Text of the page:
Commission considers an independent watchdog agency for Austin
Saying that it is time for Austin to have a full-time watchdog, a task force tasked with proposing changes to the city charter is considering ways to establish an independent ethics agency.
Currently in Austin, oversight of campaign finance filings and enforcement of city ethics rules are split up between four different entities: the city clerk, the city attorney, the city auditor and the Ethics Review Commission.
An amendment to the city charter proposed by members of the Charter Review Commission would shift all of those duties to an independent ethics agency, modeled on systems in a number of other large cities.
The current Ethics Review Commission simply isn’t up to the task of holding city employees, elected officials and candidates accountable, according to Fred Lewis, a member of the Charter Review Commission who helped draft the proposed amendment.
In recent years, the ERC’s limited enforcement powers have been put on display. Former City Council Member Don Zimmerman didn’t bother showing up to a hearing regarding his failure to fill out a required campaign finance form. His snub hardly carried stiff consequences: The commission voted to reprimand him, a penalty he shrugged off as easily as the hearing.
Among the ERC’s many problems: It doesn’t have enough funding or staff support, it only meets occasionally and its members are volunteers with limited time to dig into the complaints brought to them by citizens or the city auditor. In addition, many have no background in the matters the commission is asked to deal with.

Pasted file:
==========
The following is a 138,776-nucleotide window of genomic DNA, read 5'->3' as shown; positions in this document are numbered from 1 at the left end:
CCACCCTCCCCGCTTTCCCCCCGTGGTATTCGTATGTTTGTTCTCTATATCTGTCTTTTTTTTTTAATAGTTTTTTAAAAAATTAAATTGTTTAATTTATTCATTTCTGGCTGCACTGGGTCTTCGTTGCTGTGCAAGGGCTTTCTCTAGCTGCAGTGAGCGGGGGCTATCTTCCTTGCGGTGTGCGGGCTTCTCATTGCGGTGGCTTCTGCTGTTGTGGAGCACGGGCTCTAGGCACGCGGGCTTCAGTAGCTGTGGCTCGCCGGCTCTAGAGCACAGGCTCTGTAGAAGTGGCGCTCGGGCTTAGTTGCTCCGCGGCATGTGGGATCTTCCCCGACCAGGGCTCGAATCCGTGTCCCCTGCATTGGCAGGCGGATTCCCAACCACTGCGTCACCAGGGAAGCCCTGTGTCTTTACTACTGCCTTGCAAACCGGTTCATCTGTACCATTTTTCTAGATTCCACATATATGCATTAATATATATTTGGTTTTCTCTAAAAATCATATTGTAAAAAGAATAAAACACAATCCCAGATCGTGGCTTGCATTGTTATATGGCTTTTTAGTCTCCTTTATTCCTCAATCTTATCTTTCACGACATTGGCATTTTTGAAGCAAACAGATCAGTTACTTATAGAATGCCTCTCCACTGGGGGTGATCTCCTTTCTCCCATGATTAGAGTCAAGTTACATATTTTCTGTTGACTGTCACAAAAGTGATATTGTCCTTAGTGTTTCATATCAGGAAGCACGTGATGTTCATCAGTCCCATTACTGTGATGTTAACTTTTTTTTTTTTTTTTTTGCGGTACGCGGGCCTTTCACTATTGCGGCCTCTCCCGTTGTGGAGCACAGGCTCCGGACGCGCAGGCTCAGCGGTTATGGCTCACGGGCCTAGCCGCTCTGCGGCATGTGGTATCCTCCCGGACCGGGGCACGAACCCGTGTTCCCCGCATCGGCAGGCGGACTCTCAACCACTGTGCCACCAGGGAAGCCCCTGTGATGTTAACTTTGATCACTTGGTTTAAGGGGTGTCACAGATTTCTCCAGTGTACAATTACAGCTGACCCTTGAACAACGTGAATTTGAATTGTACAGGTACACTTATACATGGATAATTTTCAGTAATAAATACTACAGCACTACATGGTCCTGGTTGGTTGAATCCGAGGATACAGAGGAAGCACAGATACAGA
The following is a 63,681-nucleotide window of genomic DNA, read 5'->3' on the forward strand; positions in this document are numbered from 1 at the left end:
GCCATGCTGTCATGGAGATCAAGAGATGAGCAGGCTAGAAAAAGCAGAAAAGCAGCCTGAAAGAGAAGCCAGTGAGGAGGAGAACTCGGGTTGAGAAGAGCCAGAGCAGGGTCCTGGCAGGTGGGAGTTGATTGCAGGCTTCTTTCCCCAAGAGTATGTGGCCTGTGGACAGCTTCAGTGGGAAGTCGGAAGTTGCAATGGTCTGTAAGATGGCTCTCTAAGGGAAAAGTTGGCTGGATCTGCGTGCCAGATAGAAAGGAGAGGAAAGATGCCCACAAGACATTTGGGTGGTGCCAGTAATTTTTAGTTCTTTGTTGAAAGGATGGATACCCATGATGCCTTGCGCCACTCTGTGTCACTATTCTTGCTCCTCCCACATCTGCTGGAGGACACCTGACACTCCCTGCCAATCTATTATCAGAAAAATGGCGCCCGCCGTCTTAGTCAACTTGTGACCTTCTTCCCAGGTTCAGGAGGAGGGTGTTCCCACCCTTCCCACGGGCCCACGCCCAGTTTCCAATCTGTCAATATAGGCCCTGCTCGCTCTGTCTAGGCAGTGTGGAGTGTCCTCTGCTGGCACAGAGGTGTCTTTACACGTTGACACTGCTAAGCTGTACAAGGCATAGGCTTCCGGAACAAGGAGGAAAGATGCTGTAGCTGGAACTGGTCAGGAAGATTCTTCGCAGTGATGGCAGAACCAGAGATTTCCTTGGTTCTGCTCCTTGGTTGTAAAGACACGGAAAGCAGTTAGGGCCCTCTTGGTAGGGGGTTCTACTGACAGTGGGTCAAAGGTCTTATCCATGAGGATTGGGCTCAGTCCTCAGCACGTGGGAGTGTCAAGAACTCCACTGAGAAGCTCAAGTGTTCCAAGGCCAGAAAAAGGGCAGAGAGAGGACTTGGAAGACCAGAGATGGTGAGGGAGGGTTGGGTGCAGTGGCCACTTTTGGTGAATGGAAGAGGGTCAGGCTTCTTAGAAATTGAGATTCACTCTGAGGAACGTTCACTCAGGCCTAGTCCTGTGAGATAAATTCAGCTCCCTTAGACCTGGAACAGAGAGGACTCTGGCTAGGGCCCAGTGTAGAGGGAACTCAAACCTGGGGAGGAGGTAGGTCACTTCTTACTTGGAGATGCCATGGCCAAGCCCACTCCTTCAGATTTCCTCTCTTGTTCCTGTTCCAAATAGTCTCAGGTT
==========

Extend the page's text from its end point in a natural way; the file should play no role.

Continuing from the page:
Finally, members of the ERC are appointed by Council, tainting them with a political affiliation that jeopardizes the perception of independence. At a 2015 hearing in response to a complaint made against him, former Historic Landmark Commissioner Arif Panju pointed out that a commissioner taking a hard line against him was appointed by a Council member who was at odds with his view on historic preservation.
“You don’t see anybody other than those with minority viewpoints getting dragged into the ethics commission,” Panju said at the time.
The proposed amendment would establish a fully-funded agency, run by an executive director – a licensed attorney who ideally has experience in campaign finance or ethics laws – hired by an independent five-member board.
The members of the board will be selected in a manner similar to those who sat on the Independent Citizens Redistricting Commission, which set up the current 10-1 City Council system. Three auditors will select a pool of 12 candidates who are deemed qualified based on experience with campaign finance law or ethics. The candidates cannot be registered lobbyists or have any number of connections to political campaigns. Of those 12, three will be selected at random in a public drawing. The three who are selected will then pick two of the remaining nine candidates to serve with them on the board.
In addition to the executive director, the new agency would have its own attorneys on staff who will handle investigations of ethics complaints and prosecute criminal violations in municipal court. Under the current system, the city attorney is responsible for pursuing any criminal charges that the Ethics Review Commission recommends.
“We think it best that the commission have its own attorneys and staff to ensure independence and impartiality,” explains the draft document.
While setting up a new ethics agency could lead to increased scrutiny and prosecutions, it will not lead to stiffer penalties. State law designates campaign finance and ethics violations as Class C misdemeanors, subject to a maximum fine of $500.
Photo by John Flynn.
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